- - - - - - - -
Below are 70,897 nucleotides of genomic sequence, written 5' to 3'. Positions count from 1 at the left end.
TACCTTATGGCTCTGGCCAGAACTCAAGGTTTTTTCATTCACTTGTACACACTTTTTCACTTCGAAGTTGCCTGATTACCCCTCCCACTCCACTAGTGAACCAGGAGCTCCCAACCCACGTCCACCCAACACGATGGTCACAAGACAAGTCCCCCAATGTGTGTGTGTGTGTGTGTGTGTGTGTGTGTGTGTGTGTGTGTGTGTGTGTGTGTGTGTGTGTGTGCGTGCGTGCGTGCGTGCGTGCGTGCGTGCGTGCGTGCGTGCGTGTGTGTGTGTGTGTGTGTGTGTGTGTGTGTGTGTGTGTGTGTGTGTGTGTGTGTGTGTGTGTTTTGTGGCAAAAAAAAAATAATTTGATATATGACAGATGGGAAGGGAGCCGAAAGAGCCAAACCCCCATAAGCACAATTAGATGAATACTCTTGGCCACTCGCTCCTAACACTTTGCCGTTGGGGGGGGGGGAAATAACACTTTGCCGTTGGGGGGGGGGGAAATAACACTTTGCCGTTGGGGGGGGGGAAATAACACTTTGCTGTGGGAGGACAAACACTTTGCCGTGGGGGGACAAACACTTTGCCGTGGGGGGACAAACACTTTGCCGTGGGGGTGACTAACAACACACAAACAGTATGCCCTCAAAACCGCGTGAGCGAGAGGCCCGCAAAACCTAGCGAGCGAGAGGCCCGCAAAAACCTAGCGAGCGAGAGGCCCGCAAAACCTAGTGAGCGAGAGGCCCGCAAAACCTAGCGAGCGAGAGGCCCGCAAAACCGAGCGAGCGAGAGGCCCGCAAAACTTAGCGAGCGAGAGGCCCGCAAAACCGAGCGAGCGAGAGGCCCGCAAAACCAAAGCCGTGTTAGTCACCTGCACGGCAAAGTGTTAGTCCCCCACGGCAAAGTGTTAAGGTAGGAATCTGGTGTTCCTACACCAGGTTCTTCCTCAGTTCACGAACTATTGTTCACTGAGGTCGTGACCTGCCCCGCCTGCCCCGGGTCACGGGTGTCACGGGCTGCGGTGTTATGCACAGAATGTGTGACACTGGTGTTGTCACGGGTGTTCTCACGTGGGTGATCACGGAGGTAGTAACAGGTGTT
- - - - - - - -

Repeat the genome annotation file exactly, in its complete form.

Below are 70,897 nucleotides of genomic sequence, written 5' to 3'. Positions count from 1 at the left end.
TACCTTATGGCTCTGGCCAGAACTCAAGGTTTTTTCATTCACTTGTACACACTTTTTCACTTCGAAGTTGCCTGATTACCCCTCCCACTCCACTAGTGAACCAGGAGCTCCCAACCCACGTCCACCCAACACGATGGTCACAAGACAAGTCCCCCAATGTGTGTGTGTGTGTGTGTGTGTGTGTGTGTGTGTGTGTGTGTGTGTGTGTGTGTGTGTGTGTGTGCGTGCGTGCGTGCGTGCGTGCGTGCGTGCGTGCGTGCGTGCGTGTGTGTGTGTGTGTGTGTGTGTGTGTGTGTGTGTGTGTGTGTGTGTGTGTGTGTGTGTGTGTTTTGTGGCAAAAAAAAAATAATTTGATATATGACAGATGGGAAGGGAGCCGAAAGAGCCAAACCCCCATAAGCACAATTAGATGAATACTCTTGGCCACTCGCTCCTAACACTTTGCCGTTGGGGGGGGGGGAAATAACACTTTGCCGTTGGGGGGGGGGGAAATAACACTTTGCCGTTGGGGGGGGGGAAATAACACTTTGCTGTGGGAGGACAAACACTTTGCCGTGGGGGGACAAACACTTTGCCGTGGGGGGACAAACACTTTGCCGTGGGGGTGACTAACAACACACAAACAGTATGCCCTCAAAACCGCGTGAGCGAGAGGCCCGCAAAACCTAGCGAGCGAGAGGCCCGCAAAAACCTAGCGAGCGAGAGGCCCGCAAAACCTAGTGAGCGAGAGGCCCGCAAAACCTAGCGAGCGAGAGGCCCGCAAAACCGAGCGAGCGAGAGGCCCGCAAAACTTAGCGAGCGAGAGGCCCGCAAAACCGAGCGAGCGAGAGGCCCGCAAAACCAAAGCCGTGTTAGTCACCTGCACGGCAAAGTGTTAGTCCCCCACGGCAAAGTGTTAAGGTAGGAATCTGGTGTTCCTACACCAGGTTCTTCCTCAGTTCACGAACTATTGTTCACTGAGGTCGTGACCTGCCCCGCCTGCCCCGGGTCACGGGTGTCACGGGCTGCGGTGTTATGCACAGAATGTGTGACACTGGTGTTGTCACGGGTGTTCTCACGTGGGTGATCACGGAGGTAGTAACAGGTGTT